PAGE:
My Grief Is Balanced On Analog Hands by Mina Foutch

My brother had an illness that flooded his adolescent body. His blood had morphed into bad blood– too young to know the problem, only that his bruises were amplifying in shades of chartreuse and hues of blue. He was the kind of sick that made my mom start praying to a God she didn’t believe in, the kind of sick that gripped my dad (of muscle and liquor and a proud poker face) by the throat– to make a loud man start crying. I do not remember these years I lived through.

I live in a haunted house. It is full of pictures of us in different hospital rooms and him, our baby boy blowing out birthday candles– the ghosts in this room making wishes on an exhale of breath over mushy icing. The bones of this house are molded by the nights I’ve spent staring at corners. Time is the blood that runs through these walls; it is the heartbeat that thumps as if to say remember, remember, remember.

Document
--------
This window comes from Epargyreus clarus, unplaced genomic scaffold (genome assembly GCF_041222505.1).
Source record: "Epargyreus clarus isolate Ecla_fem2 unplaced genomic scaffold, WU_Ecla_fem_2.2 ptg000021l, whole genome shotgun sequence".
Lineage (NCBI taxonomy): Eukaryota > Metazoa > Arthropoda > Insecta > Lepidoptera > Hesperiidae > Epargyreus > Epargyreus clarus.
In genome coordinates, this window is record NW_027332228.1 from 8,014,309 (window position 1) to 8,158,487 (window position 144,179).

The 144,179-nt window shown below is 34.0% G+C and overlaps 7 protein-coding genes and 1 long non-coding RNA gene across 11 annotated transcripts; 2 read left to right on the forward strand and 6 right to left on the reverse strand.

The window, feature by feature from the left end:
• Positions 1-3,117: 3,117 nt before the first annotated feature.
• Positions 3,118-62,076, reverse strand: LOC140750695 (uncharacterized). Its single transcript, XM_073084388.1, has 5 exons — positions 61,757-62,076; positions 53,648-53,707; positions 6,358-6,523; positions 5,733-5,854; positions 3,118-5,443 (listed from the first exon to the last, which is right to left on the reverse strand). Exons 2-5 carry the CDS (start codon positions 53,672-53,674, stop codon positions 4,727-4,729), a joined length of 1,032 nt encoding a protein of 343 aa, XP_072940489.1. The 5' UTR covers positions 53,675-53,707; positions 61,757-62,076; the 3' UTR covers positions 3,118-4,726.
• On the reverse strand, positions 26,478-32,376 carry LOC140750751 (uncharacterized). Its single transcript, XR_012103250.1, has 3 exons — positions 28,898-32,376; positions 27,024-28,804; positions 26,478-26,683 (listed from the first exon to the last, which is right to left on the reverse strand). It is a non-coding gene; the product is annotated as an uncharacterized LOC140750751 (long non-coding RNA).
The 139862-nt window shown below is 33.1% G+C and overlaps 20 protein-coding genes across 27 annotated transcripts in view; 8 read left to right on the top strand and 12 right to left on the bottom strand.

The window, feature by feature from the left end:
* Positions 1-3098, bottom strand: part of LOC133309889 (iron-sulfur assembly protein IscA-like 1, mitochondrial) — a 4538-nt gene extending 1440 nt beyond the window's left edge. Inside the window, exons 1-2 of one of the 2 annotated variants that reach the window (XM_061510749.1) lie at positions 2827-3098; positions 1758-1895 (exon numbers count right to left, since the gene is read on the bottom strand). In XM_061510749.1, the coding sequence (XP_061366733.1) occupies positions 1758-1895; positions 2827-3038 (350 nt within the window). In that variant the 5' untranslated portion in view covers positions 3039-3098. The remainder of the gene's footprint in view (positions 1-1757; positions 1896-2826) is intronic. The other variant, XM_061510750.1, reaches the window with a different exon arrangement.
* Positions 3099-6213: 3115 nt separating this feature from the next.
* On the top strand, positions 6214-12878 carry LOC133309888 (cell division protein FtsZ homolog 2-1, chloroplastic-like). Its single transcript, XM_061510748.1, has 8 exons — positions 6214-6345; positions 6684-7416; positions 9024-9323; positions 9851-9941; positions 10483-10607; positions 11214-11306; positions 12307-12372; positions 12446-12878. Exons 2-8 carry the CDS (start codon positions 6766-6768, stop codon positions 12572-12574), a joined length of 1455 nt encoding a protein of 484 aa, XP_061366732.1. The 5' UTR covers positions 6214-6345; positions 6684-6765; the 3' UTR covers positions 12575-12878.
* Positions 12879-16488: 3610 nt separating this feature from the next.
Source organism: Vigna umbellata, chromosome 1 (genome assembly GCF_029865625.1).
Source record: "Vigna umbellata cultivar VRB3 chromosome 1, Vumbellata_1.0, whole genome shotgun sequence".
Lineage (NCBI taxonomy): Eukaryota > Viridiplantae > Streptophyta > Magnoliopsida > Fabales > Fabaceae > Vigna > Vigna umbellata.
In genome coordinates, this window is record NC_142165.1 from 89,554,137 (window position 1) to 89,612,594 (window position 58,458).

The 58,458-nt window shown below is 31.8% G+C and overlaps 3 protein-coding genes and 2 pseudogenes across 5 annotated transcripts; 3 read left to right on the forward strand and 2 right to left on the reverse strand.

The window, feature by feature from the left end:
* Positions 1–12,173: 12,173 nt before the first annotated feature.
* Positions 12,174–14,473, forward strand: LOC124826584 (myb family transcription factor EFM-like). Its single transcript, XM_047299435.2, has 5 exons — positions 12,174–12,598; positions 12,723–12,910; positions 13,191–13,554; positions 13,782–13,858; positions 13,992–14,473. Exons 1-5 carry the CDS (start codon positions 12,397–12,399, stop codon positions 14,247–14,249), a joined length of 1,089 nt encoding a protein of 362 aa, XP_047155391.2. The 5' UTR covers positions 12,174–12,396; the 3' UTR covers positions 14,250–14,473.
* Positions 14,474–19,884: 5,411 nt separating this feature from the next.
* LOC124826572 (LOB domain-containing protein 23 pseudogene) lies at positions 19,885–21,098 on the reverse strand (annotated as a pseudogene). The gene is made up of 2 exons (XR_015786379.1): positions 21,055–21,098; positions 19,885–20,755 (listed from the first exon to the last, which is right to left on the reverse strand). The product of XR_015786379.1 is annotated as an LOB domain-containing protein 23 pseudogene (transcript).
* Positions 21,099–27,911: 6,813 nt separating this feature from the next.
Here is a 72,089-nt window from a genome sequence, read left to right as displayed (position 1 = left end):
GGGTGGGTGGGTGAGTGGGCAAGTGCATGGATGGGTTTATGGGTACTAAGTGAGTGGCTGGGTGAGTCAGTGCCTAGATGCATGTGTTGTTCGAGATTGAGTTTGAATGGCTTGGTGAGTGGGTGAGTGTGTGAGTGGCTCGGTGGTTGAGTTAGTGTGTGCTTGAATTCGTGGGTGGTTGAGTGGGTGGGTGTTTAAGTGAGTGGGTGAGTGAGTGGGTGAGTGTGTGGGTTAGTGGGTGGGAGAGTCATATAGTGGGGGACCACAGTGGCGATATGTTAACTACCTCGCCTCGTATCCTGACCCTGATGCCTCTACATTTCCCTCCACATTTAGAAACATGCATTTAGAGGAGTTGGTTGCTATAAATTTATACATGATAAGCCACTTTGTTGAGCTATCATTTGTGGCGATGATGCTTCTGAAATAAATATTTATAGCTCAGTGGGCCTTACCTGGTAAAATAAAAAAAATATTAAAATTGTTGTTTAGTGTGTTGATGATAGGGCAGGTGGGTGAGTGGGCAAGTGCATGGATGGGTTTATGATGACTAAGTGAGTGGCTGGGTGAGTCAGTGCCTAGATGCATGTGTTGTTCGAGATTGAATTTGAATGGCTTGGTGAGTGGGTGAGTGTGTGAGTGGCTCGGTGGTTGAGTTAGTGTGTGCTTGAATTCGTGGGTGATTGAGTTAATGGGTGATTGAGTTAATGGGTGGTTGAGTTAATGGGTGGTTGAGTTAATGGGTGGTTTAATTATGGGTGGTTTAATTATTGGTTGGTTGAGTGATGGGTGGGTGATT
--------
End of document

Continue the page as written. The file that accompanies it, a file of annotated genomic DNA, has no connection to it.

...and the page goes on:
And sometimes it comes to me in dreams. This trauma is the spoon that slowly digs itself into my core. A slow death, a gravitational pull. I get these memories in butterfly flutters. Our parents out, and I, the easy babysitter. The way as soon as they left he filled an entire cup with his own blood. This haunting nosebleed. The way my mind reluctantly owns this moment as if it’s asking me to relive the terror of being alone in a house with walls that seem to close in on us, with a brother who is sick and a mind that is not yet ready to process the feeling of grief. An ambiguous loss of our childhood. He, who is seen as the kid with cancer and I, the older sister. This supposed growing young woman who is so strong to have endured such tragedy.

But I, the imposter. The girl who puts on a facade in order to comfort her brother who is bleeding fast and without end. Who is praying to someone somewhere for her mom to get home soon– to fix the uncomfortable, neverending drip of cancer. Forever calling for her parents, as if they have the power to stop this sickness from infecting our laughter.

Time does not stop for our sadness.

I have forgotten how to exhale without making wishes and I know nothing of running from tragedy. I live inside of loss and make myself a bed for grief as if to say welcome home, please, take some time to be.

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